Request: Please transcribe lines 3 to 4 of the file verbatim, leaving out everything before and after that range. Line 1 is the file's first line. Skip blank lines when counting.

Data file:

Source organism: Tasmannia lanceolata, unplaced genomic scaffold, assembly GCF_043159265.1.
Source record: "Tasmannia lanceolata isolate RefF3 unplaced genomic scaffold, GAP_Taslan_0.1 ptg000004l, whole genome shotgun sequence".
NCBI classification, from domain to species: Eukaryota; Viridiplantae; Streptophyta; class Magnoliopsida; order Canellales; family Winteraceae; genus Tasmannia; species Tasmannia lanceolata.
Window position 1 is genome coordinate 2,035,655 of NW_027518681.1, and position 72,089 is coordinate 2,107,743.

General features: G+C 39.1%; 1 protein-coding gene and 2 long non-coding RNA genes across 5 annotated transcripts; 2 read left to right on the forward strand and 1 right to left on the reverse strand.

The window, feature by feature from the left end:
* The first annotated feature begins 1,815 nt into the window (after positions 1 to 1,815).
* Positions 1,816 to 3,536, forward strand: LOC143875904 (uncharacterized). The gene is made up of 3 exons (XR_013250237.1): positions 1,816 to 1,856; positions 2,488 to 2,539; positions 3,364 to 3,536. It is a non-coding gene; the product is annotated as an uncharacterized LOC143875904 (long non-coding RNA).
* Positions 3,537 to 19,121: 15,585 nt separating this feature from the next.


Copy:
NCBI classification, from domain to species: Eukaryota; Viridiplantae; Streptophyta; class Magnoliopsida; order Canellales; family Winteraceae; genus Tasmannia; species Tasmannia lanceolata.
Window position 1 is genome coordinate 2,035,655 of NW_027518681.1, and position 72,089 is coordinate 2,107,743.